New York Homeless Man dresses in discarded fashion and crosses over into the post-apocalyptic survival look of Yellow Dawn
What does this image really say? A man that is immediately branded by a social stereotype because he is homeless. Wearing brand items that ordinarily define people with an excess of wealth (real or borrowed). It is a remarkably evocative photograph by Julia Chesky. It features a chap called Chris who lives on the streets in New York’s SoHo district. Chesky worked with him to create this image, along with Ali Lee, inspired by stories where homeless people have an integral part to play. He has rich pickings of former-fashion items handed over or found. He’s the Unknown Hipster. Like a fictional character that can transcend his gritty reality to become something a little different; catching the eye, an interesting looking man, a man with an energy behind his gaze that suggests a hidden depth of character, somebody or something otherworldly… the gatekeeper to a secret realm, if you have the integrity and spirit to pass. He is the Sphinx with a human face. Superhero. Super-hobo. Supercool without being a fool. Small f.
THE FOOL: Set yourself free of material fears to begin the journey of enlightenment and self-discovery. The Unknown Hipster watches through twinkling eyes. And so creates a blissful irony with the hipsters of contemporary subculture that stems from the super-cool, in-the-know, detached from ego and indifferent individuals that emerged from the jazz scene in the 1940s: the original Hipsters.
The July 2009 edition of Time summed them up like this:
“Hipsters are the friends who sneer when you cop to liking Coldplay. They’re the people who wear t-shirts silk-screened with quotes from movies you’ve never heard of and the only ones in America who still think Pabst Blue Ribbon is a good beer. They sport cowboy hats and berets and think Kanye West stole their sunglasses. Everything about them is exactingly constructed to give off the vibe that they just don’t care.”
They’re postmodern collapse, engineered fashion fail, irony and down-at-hell aesthetics chasing each others tails endlessly towards infinity – or the apocalypse.
When the SOYAR Corporation ship burns up on re-entry and rains fireballs of wreckage and toxic cargo down across Southern Europe and North Africa, the emerging day is marked by a dramatic and alien sunrise… coined Yellow Dawn by those that witnessed it, the event heralded the end of an epoch of human history.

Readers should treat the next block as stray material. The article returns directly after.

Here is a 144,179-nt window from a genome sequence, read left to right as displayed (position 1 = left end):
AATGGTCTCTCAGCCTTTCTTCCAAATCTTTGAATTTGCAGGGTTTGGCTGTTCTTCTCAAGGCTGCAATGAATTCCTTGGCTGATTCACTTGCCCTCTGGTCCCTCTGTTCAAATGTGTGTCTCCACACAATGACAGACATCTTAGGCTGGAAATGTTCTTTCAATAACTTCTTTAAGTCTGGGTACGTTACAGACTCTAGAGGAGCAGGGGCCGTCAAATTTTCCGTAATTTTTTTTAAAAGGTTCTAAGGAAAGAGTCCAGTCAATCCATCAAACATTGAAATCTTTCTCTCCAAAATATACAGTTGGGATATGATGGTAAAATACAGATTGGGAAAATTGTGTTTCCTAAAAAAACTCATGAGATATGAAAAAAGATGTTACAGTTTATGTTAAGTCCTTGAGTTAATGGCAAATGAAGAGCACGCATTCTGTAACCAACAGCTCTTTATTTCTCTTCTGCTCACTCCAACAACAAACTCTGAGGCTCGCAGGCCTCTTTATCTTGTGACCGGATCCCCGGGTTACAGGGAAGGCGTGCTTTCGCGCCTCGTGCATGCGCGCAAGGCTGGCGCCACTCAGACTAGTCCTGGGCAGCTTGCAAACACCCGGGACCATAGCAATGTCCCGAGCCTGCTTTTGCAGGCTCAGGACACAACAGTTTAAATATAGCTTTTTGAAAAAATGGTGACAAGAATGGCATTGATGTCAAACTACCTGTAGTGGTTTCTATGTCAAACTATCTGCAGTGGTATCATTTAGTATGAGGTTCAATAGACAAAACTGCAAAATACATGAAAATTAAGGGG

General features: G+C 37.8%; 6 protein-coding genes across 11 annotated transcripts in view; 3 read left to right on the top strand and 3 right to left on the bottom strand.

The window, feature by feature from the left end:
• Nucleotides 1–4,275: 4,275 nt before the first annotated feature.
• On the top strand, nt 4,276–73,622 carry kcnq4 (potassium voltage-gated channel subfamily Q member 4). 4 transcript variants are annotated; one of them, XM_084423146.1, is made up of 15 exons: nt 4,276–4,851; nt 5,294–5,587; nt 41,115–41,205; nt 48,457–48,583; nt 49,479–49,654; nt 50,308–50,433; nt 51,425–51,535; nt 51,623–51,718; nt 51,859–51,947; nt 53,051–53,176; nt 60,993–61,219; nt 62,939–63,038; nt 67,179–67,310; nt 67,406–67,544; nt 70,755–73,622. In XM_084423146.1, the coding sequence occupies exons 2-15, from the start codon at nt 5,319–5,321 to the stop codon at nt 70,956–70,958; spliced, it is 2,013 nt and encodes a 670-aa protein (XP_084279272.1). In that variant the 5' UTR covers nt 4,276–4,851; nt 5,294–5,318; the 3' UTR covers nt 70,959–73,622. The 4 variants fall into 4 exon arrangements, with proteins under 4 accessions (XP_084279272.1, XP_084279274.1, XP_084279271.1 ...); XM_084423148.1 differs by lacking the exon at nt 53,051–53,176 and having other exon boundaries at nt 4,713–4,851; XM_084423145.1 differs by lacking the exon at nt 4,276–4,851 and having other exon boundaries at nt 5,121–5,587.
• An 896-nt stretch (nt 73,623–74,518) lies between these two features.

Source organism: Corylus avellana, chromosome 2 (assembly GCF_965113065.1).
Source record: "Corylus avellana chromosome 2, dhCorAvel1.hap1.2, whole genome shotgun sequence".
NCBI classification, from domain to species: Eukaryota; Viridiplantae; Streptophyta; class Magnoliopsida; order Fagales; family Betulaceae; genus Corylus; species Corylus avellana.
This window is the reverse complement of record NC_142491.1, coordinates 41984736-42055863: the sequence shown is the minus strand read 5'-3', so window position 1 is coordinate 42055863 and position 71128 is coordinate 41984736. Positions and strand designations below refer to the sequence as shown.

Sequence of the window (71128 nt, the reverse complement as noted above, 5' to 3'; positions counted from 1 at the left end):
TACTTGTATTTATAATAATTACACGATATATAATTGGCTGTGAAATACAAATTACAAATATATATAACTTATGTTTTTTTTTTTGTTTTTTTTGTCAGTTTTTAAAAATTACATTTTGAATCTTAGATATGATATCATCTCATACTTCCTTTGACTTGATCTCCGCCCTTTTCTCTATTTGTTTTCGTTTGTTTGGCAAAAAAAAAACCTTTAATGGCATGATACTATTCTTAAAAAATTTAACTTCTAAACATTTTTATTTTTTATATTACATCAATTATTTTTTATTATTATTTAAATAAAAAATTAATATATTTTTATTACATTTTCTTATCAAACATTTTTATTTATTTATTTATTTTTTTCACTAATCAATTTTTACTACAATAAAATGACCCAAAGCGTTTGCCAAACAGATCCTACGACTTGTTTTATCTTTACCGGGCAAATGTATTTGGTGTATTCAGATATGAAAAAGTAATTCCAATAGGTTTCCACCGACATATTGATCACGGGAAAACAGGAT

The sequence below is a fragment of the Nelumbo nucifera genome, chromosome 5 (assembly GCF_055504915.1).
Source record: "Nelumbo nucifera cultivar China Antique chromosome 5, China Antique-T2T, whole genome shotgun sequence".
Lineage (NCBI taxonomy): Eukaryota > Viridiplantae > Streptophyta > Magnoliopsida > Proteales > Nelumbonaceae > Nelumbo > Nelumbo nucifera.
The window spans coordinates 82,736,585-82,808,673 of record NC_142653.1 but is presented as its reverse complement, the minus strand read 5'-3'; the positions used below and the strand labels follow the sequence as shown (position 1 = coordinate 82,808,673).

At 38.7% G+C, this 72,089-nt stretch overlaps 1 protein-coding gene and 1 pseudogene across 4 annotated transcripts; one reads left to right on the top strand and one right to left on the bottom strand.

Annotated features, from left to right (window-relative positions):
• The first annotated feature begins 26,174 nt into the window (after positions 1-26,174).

Ten years later, survivors are picking through the abandoned treasures left by those who died to who fled too terrified to be slowed down by material goods. In the Living Cities, CRC teams brave the Dead Zones and bring back what they can. Massive warehouses sort through the scavenged piles and gradually the items filter into a new economy. With consumer fashion in a post-apocalyptic era, the people who rise to the top of this particular influence game, will typically be restricted to making do with what is available in these scavenged outlets. Filtering in the warehouses will be managed, and certain items picked out for special treatment. Hipsters, by definition, wearing clothes that make them look less affluent than they are, will no doubt continue to remain in play.
The only truly next genuine fashion trend can’t come from re-appropriating the past, something which took off in earnest in the 1990s, but will come with the evolution of new materials, new wearable technology.
Fabric and function will become a part of our identity.
And by that measure, will be stepping whole-heartedly into the realm of science fiction preceding real life fact. Take a look at some of the mind-blowing science fiction imagery on art sites like DeviantART and you are in fact looking directly through the lens of the future fashion photographer. Even after SOYAR and Yellow Dawn, because trans-humanism and technology remain unaffected by what happened on Earth, high above in orbit or deeper into the Solar System on colonies and Deep Space Habitats; enhanced humans like Kalinka, and machine colonies like Borgendrill with full use of Nanomech.
Interesting days ahead…
Read more about Yellow Dawn, Crime, Technology and Future Fashion in the post-apocalyptic novel: Dog Eat Dog
Dog Eat Dog
By David J Rodger
This is novel of grand vision, character depth and nerve-popping tension.
AVAILABLE IN PAPERBACK AND KINDLE
“Atmospheric and Creepy” – The Guardian on The Black Lake
“…a modern noir style mixed in with a heavy dose of brutal action adventure!” – Reflexiones Finales on Dog Eat Dog
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